DES MOINES, Iowa -- The government shutdown over the weekend forced 900 Iowa National Guard members on to unpaid furlough.
"Regardless, if they're on furlough or not they need to be paid because they are always on standby," said Indianola resident Mindie Dumas.
No one was on standby to guard a federally managed road next to the Iowa National Guard headquarters in Johnston, so it was closed.
“When you have to put half your workforce on furlough it makes everything harder, it takes longer. I mean in our particular case, if you look at, for instance, aviation, almost all of our full-time aviation assets are in the category that have been furloughed," said Colonel Greg Hapgood with the Iowa National Guard.
A similar shutdown happened back in 2013 under former President Obama; that one lasted nearly 17 days. According to the Congressional Research Service, 40% of the federal workforce was furloughed at that time.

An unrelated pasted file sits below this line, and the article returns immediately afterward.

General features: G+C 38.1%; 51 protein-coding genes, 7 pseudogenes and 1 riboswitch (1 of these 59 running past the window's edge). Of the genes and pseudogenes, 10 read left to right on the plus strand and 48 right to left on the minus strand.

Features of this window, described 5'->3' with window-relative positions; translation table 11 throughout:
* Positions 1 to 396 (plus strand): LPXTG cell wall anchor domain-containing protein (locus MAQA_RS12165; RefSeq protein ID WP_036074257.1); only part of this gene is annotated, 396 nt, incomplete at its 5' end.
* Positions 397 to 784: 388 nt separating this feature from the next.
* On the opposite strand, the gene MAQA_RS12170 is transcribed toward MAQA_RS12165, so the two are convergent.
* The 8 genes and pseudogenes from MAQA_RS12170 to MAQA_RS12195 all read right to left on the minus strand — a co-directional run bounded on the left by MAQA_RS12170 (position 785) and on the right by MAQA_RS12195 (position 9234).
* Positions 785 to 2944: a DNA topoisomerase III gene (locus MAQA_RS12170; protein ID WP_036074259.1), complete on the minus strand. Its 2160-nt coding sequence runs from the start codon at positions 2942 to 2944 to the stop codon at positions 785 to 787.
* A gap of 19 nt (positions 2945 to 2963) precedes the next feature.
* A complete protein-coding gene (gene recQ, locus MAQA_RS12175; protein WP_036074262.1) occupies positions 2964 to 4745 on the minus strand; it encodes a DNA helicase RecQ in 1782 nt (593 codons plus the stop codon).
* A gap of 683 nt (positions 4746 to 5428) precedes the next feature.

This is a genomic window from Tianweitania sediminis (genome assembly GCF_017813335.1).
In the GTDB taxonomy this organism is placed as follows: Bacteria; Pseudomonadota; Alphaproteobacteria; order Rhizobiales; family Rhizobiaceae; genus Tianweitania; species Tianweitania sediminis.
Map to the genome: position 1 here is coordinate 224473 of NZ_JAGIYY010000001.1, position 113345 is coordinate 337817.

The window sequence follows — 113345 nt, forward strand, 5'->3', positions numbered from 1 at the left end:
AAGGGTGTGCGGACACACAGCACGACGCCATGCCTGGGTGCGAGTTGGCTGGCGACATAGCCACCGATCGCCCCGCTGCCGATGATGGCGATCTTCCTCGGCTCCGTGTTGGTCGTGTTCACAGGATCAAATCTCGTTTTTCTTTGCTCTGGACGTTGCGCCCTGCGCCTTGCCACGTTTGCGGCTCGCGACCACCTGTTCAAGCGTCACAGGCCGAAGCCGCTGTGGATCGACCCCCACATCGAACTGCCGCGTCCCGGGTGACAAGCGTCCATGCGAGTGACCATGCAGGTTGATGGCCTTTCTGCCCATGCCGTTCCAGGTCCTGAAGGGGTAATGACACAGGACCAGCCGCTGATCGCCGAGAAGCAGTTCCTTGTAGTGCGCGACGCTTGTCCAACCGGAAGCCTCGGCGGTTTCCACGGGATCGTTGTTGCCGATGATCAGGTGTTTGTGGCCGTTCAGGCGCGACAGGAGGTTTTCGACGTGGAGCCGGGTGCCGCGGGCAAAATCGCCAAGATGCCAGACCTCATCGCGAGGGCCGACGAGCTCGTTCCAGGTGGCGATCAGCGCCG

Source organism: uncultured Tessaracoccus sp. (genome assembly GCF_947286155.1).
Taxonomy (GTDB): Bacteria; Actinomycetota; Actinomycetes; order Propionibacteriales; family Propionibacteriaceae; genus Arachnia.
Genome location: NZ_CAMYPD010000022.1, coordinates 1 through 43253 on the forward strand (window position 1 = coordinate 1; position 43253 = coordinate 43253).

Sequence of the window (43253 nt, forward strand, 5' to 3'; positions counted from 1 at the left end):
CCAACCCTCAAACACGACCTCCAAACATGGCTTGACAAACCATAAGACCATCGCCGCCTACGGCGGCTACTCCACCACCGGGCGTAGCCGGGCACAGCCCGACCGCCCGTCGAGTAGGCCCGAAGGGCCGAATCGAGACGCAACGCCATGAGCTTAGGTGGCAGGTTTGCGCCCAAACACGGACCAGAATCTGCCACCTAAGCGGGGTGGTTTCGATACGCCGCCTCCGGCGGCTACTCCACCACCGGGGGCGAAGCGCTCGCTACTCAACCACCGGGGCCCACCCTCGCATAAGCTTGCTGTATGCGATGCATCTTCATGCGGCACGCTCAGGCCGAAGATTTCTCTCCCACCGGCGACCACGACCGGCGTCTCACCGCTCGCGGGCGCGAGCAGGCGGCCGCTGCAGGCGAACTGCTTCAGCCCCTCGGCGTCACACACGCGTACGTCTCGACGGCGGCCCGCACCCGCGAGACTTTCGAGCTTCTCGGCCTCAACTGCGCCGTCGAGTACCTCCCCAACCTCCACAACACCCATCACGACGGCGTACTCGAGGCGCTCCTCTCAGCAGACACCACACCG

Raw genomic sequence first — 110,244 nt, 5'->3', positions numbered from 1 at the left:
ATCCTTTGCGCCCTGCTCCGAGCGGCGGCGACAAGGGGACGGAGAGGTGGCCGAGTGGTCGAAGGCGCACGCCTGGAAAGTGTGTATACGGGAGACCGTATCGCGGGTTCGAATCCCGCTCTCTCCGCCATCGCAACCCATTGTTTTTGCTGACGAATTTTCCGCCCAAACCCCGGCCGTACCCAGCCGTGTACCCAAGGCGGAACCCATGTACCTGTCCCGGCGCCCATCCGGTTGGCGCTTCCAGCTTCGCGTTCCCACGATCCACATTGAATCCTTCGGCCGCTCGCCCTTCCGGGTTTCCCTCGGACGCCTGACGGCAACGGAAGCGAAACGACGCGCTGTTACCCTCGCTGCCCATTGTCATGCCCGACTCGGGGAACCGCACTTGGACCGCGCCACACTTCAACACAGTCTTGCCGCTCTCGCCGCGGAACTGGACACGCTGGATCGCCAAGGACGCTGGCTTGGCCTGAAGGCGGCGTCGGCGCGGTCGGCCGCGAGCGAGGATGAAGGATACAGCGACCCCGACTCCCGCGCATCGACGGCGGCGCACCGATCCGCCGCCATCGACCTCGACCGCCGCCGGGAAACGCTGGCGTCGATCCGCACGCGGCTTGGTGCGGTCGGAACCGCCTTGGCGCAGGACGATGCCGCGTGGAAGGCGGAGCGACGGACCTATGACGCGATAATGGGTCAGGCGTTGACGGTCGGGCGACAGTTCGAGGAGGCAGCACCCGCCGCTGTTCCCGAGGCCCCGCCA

“Probably a similarity between shutdowns, whether it was in the mid-1990s or 2013 or now is just the frustration that people feel. They just want to go do what it is they do every day, put on the uniform, go to work, " Colonel Hapgood said.
During the current furlough, the guard is operating severely understaffed, and if a natural disaster hits, the state of Iowa would have to pay soldiers to work.
“Let's say, for instance, there was a huge winter storm, we could put them in a State of Iowa status and the state of Iowa would pay for them to bring them onto duty,” Colonel Hapgood said.
Colonel Hapgood says the possibility of an unpaid furlough is something Iowa National Guard members are aware of before joining.